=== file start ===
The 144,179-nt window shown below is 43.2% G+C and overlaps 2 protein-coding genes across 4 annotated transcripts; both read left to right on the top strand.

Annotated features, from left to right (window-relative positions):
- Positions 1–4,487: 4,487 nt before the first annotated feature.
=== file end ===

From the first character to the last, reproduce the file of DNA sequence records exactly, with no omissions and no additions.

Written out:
The 144,179-nt window shown below is 43.2% G+C and overlaps 2 protein-coding genes across 4 annotated transcripts; both read left to right on the top strand.

Annotated features, from left to right (window-relative positions):
- Positions 1–4,487: 4,487 nt before the first annotated feature.